I went back to my inventory. And saw again how much of what came up lacking for me was about my community and environment. I had not built many strong connections with the people and places where I reside, and meanwhile, the ones I did have with faraway people and places had dwindled. I had felt for quite some time like a pot-bound tree, who longed for a forest. And this was the thing I most needed to address. True, I couldn’t exactly afford to. But I also couldn’t afford not to anymore.
So that has been my mission this summer: to connect, or reconnect, with as many people and places as possible. Pretty much since I was able to walk well again after my knee surgery, I have been in motion. Every good offer of a couch or a spare room, a pint or a cup of tea, a lift or a stroll, I have taken up, if at all possible. I have cashed in rain checks I’ve been holding onto for months, and even decades. Some of these excursions have been with my family, and some have been solo. They have included hiking, camping, and wading into the sea. There have been axe wounds and exes. Markets and museums. Jet lag and carsickness. Hugs and high fives. And talking, talking, talking, in a way that is so different in person than online. And telling people that I love them when I do. Which does not always come out as easily as I would like.
Obviously, all of this connecting is inherently good in and of itself. It has been illuminating and healing and weird and wonderful, and the different areas and eras of my very scattered life feel markedly more integrated than they did before. But I also chose to do all this with the express hope that it will enable me to come to a confident conclusion about where it is I will at last invest in putting down my roots properly. All of the places I’ve gone (Anchorage, London, Deventer, Dublin…) are ones where I’ve seriously considered settling. And visiting them all in short succession has offered a unique chance to compare my options.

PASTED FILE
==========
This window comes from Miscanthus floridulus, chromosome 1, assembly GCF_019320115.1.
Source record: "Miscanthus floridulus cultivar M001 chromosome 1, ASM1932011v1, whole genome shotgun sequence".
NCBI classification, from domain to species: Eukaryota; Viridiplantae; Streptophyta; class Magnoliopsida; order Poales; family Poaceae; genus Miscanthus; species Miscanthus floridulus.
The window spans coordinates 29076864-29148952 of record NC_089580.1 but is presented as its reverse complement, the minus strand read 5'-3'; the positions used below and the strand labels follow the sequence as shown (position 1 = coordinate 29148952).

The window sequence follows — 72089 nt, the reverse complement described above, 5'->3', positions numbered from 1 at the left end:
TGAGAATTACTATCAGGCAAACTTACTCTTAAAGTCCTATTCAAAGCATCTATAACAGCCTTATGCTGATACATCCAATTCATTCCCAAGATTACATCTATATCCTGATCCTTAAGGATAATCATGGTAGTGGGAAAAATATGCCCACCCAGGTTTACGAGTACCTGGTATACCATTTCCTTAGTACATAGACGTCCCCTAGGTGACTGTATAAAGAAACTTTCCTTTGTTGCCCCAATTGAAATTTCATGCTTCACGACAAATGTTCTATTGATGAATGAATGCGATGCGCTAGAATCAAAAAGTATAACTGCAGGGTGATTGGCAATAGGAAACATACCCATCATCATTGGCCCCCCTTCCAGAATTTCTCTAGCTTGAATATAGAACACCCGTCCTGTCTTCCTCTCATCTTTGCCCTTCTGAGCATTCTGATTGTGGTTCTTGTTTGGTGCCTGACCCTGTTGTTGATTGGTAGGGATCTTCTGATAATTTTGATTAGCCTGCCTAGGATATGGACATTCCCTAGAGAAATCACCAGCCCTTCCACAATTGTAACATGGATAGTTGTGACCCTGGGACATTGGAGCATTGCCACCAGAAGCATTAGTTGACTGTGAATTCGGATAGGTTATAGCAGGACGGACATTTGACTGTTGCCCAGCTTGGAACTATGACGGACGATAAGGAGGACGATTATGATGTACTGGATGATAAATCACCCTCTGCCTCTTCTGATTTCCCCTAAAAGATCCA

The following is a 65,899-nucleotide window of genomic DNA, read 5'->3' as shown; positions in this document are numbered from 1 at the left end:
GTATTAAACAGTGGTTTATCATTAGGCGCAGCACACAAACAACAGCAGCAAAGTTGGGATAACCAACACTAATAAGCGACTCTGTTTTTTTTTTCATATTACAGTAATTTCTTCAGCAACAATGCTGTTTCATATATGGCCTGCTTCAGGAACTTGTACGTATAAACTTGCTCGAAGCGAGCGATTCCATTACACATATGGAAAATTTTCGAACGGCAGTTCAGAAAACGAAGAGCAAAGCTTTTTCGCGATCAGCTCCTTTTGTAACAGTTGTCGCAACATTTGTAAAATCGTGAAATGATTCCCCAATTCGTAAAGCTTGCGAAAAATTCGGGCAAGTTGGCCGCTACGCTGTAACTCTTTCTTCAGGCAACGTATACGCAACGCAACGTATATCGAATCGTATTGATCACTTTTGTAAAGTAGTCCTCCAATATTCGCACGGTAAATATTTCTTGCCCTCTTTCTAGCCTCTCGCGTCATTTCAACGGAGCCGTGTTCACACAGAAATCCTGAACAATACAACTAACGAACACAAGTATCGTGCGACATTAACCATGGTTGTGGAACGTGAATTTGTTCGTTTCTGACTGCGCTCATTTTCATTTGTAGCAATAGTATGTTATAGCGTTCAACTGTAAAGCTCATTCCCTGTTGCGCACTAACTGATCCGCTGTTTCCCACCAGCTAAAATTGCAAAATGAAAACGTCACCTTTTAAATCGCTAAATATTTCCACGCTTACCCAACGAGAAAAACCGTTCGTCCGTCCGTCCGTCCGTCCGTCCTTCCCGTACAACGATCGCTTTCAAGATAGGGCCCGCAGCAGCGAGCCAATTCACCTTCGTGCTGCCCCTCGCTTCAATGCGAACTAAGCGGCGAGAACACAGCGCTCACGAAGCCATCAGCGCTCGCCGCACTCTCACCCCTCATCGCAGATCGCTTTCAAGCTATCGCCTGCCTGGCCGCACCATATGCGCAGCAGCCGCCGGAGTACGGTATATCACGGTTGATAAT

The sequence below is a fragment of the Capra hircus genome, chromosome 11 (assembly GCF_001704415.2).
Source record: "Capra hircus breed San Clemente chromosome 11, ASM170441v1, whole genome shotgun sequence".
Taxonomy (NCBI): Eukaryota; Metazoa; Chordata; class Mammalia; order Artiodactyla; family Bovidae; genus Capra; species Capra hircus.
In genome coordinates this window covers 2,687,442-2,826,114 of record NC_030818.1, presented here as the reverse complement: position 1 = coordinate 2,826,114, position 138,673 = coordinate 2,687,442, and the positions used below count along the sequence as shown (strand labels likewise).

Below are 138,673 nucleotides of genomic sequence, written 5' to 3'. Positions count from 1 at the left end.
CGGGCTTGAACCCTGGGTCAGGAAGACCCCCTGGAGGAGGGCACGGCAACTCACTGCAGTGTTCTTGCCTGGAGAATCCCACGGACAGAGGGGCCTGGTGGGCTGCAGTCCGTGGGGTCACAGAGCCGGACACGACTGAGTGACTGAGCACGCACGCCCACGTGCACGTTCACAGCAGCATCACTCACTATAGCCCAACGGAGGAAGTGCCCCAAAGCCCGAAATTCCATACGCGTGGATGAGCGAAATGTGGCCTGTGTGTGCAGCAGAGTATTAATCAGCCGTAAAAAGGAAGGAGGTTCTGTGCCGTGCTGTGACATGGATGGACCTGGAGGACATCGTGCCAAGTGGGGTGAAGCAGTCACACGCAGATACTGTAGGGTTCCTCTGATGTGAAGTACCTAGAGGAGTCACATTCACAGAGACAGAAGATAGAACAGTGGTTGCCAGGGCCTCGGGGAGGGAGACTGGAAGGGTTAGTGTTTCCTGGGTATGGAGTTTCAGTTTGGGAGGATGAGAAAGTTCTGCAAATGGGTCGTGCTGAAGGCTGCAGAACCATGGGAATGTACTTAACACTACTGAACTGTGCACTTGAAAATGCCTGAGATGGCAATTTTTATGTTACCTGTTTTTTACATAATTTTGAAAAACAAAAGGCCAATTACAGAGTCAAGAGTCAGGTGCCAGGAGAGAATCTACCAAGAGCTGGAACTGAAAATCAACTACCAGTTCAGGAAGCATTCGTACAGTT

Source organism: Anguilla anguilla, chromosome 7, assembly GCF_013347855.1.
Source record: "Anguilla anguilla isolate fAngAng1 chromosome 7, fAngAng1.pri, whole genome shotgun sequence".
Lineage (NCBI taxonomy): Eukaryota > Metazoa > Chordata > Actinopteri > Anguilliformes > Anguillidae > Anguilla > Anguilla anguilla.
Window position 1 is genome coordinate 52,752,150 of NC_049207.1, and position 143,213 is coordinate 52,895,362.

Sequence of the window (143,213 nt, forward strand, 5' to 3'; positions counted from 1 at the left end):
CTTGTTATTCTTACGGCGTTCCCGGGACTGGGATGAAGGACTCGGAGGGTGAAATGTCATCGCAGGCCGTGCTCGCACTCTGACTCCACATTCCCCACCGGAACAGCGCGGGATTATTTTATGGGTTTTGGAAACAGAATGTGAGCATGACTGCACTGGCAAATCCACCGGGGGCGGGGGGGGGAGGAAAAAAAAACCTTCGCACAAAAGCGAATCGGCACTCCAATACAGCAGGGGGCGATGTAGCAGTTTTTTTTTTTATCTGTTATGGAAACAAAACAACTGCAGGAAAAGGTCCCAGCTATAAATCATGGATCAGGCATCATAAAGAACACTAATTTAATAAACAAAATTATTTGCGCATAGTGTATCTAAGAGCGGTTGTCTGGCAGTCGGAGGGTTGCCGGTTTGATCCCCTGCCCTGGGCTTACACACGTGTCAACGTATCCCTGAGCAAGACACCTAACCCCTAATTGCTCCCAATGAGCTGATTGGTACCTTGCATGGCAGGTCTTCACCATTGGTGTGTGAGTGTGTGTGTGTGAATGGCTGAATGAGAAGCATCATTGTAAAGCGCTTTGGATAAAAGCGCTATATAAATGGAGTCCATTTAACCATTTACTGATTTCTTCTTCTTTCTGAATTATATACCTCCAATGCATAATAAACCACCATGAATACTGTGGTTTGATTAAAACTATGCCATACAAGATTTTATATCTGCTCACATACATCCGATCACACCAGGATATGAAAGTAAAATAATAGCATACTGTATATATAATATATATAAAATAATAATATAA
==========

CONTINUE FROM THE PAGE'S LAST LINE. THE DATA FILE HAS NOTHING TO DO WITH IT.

And of course, one of the places I could try to put down proper roots is the place I already am: Berlin. On the weeks in between my many trips, I have mainly been busy catching up on laundry, admin, errands, and sleep, before heading back out. But I have also been trying to be more engaged with my current home. Rearranging furniture, replacing linens. Trying to make a bit more use of the many pleasures the city has to offer, from music to museums to specialty delis. And I’ve even started an online course in A1 German (because I am still A1 after all these years, Gott hilf mir).
I have one more trip to visit a big batch of family and friends with my son, and then I am done with all my travels for the year. And just in time. With only a few days until the autumn equinox, summer is officially winding down. Daylight is waning, leaves are starting to scatter, and germ-loads will surely be on the rise. I will be more than glad to snuggle in here until the spring, and turn to what most needs attending to next; my writing, my psychedelic studies, and my cosmic study buddies. I am perpetually aware of how absent I have been from my own Substack this summer, and the community that I so wish to connect with here. I am looking forward to catching up, and hope you will join me.
How about you? I’d really like to hear what kinds of integration work other people have been up to this summer, and what work they look forward to in the months ahead. I’d be curious to know if there’s a season shift in that work, as there is for mine. Also, if you’ve ever had any stocktaking experiences in a similar vein - did you recalibrate where you put your time and attention in light of it? And did you notice any ongoing shifts in your life?